Open Access

Sub-hepatic ectopic pregnancy in a fallopian tube of a non-communicating rudimentary uterine horn

Gynecological SurgeryEndoscopy, Imaging, and Allied Techniques20063:214

Received: 2 February 2006

Accepted: 9 April 2006

Published: 1 August 2006


Ectopic pregnancy in a non-communicating rudimentary uterine horn is a rare occurrence. The authors describe a case of ectopic pregnancy in a fallopian tube of a non-communicating uterine horn. The unusually high position of the ectopic gestation into the sub-hepatic region affects the early clinical presentation. The patient had been treated successfully by laparoscopic salpingectomy.


Sub-hepaticNon-communicating rudimentary hornEctopic pregnancyMullerianSalpingectomy


Ectopic pregnancy in a non-communicating rudimentary uterine horn is rare occurrence. The authors describe a case of ectopic pregnancy in a fallopian tube of a non-communicating uterine horn.

Case report

A 26-year-old nulliparous lady was referred by her GP because of vaginal bleeding for one day associated with right-sided abdominal pain. She had amenorrhoea for approximately 6 weeks and a positive urine pregnancy test. The pain consisted of cramps in the lower abdomen and in the right loin. She had been treated for urinary tract infection with cephalexin for 6 days before presentation. She also complained of nausea, tiredness and dizziness.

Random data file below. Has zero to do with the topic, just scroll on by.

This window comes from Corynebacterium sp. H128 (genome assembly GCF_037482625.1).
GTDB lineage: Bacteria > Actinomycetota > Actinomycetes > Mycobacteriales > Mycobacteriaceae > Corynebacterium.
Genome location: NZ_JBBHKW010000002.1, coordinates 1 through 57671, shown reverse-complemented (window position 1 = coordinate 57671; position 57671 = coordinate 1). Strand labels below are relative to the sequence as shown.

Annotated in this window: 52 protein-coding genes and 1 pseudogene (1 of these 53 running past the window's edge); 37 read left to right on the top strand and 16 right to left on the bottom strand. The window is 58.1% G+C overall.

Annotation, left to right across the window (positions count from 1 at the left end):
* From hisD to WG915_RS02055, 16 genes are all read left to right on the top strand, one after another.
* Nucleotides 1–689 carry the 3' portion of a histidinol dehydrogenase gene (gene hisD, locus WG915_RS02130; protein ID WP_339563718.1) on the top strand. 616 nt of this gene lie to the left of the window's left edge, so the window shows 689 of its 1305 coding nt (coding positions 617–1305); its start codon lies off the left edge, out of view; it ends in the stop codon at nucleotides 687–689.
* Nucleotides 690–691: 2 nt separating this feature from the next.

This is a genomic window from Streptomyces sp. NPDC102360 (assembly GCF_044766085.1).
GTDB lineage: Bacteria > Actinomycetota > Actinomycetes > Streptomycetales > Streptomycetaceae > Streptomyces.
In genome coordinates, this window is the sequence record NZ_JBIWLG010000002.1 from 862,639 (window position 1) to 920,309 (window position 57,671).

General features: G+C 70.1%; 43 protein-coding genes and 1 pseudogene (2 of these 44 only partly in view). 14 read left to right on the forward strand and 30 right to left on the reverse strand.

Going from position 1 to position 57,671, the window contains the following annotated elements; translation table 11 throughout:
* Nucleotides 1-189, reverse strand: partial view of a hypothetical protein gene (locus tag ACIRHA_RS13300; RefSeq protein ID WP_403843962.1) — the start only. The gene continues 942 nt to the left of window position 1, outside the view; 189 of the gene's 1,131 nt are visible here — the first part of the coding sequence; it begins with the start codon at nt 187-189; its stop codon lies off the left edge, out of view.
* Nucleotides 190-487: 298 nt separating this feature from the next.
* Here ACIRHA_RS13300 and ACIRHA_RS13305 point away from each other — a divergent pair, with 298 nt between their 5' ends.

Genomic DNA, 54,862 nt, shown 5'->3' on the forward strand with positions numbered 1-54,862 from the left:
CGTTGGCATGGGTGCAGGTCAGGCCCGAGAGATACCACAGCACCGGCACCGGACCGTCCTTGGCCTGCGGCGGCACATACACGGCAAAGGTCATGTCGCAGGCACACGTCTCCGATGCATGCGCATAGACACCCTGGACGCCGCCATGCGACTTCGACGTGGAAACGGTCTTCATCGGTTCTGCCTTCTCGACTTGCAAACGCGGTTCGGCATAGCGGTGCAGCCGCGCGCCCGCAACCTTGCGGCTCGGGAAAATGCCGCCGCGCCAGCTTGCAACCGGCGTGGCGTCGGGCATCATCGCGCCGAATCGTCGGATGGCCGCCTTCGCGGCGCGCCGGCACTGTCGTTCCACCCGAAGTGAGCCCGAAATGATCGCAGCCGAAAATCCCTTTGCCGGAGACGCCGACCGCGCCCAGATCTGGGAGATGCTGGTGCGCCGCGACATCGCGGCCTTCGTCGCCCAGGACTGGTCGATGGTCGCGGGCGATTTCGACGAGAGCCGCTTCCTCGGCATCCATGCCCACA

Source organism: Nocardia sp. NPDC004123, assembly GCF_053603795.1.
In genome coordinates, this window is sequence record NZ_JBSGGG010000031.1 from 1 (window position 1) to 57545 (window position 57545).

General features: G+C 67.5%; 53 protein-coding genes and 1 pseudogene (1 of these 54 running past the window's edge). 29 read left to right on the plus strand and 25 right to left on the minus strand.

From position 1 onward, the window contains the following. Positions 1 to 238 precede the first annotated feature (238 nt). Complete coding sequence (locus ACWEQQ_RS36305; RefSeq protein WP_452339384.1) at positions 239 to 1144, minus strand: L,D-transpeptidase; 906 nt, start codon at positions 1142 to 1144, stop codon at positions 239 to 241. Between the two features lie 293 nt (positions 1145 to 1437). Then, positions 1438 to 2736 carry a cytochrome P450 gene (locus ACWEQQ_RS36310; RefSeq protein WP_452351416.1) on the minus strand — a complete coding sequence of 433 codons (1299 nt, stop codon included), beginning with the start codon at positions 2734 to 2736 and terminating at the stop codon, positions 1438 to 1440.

Past medical history was unremarkable apart from being under urological investigations for frequency of micturition and recurrent urinary tract infections (UTI). She had undergone urethral dilatation and was on oxybutynin to control the frequency of micturition. Intravenous urography was part of her investigation, which confirmed normal kidneys, ureters and bladder.

She was clinically stable at the time of admission. There was no tenderness in the lower abdomen and no palpable masses; the tenderness was mainly in her right flank. Speculum examination showed a bloody discharge. There was no adnexal tenderness or cervical excitation. Genital swabs were taken. The provisional diagnosis was threatened miscarriage and the patient was allowed home to return the next day for pelvic ultrasound.